A judicial review is known as a remedy of last resort, so if alternatives exist to solve the issue then these should normally be pursued e.g. an internal complaints procedures, ombudsman or action in private law. In some cases there are reasons to pursue a judicial review because alternatives wold not offer an effective remedy due to then immediacy of the issue or a lack of power to require something to be done (rather than complain about it not having been done).
What is the procedure of judicial review?
Every Judicial Review case is unique, but generally the procedure breaks down into three parts:
Instructions will be taken and evidence considered by your legal team, if grounds for judicial review can be identified then a letter will be sent to the opponent setting out why it is believed their failure to act, action or decision is unlawful and may be challenged. The letter will set out the facts and what needs to be done to avoid court proceedings. You will become known as the claimant
The opponent should consider this correspondence and respond in the given time frame setting out whether they will agree to take steps to meet the concern or disagree with the issues that are raised.
If no satisfactory response is received then the next step will be to issue proceedings at court.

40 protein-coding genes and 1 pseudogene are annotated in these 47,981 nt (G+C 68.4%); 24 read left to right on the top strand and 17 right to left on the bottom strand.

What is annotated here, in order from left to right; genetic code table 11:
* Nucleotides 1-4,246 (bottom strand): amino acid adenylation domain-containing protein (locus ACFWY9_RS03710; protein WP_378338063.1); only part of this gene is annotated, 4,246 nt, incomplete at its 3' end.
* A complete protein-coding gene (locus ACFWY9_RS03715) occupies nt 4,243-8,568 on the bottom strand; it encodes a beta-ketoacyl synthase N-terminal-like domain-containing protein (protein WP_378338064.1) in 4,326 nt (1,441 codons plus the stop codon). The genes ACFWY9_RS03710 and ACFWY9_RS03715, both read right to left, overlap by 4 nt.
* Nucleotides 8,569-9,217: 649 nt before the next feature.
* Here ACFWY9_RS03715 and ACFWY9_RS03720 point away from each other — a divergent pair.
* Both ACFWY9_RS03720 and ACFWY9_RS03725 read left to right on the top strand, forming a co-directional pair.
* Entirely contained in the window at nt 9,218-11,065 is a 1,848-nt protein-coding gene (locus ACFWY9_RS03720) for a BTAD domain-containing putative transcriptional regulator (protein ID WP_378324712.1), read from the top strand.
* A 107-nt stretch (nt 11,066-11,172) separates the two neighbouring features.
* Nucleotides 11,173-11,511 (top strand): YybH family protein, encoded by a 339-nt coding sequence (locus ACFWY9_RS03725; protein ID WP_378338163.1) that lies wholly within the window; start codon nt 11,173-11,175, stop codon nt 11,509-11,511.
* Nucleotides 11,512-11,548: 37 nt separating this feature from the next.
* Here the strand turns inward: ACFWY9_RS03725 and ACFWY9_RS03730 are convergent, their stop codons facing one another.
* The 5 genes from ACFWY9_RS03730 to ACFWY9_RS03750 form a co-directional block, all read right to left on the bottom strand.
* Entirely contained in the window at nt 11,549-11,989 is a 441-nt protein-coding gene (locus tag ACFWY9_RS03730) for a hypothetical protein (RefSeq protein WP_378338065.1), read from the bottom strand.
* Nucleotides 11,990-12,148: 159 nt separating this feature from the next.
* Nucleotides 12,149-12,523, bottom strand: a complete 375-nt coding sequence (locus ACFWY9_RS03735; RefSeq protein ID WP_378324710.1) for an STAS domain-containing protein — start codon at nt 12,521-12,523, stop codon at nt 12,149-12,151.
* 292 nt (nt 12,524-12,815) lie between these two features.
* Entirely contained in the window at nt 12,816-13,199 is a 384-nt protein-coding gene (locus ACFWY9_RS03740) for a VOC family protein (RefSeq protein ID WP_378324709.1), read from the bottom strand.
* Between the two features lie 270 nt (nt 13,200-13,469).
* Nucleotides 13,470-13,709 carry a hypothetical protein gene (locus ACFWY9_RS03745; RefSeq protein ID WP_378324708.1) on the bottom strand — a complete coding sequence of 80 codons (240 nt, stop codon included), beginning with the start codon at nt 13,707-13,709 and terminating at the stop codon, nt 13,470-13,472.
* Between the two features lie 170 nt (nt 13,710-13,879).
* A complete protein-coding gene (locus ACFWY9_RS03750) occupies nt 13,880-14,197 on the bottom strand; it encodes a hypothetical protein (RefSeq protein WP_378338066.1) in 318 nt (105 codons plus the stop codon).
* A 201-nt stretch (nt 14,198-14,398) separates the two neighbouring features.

- The necessary paperwork will, be prepared, sent to the court and a copy sent to the public body.
- A court fee is payable to lodge papers into court
- This may include an urgent request for an order to stop something happening or seek shortened timescales and a faster hearing process.
- The public body will be sent a copy of the court papers and given the opportunity to respond to the claim setting out their case. They will be known as the defendant. Other parties may also be involved as defendants or interested parties (this may occur when you challenge a decision made by an organisation who has considered a decision by another party, or the decision of the court will affect that organisation).
- A judge will then be asked to consider the case papers and may either:
- Grant permission to seek judicial review
- Refuse permission to see judicial review or
- Arrange a hearing to consider matters further (sometimes this means the court will consider the full case and make a rolled up decision at the final hearing if the matter is urgent).
- If permission is not granted then an application can be made to reconsider the decision at an oral hearing, unless the Judge has decided the case is so poor this should not be allowed.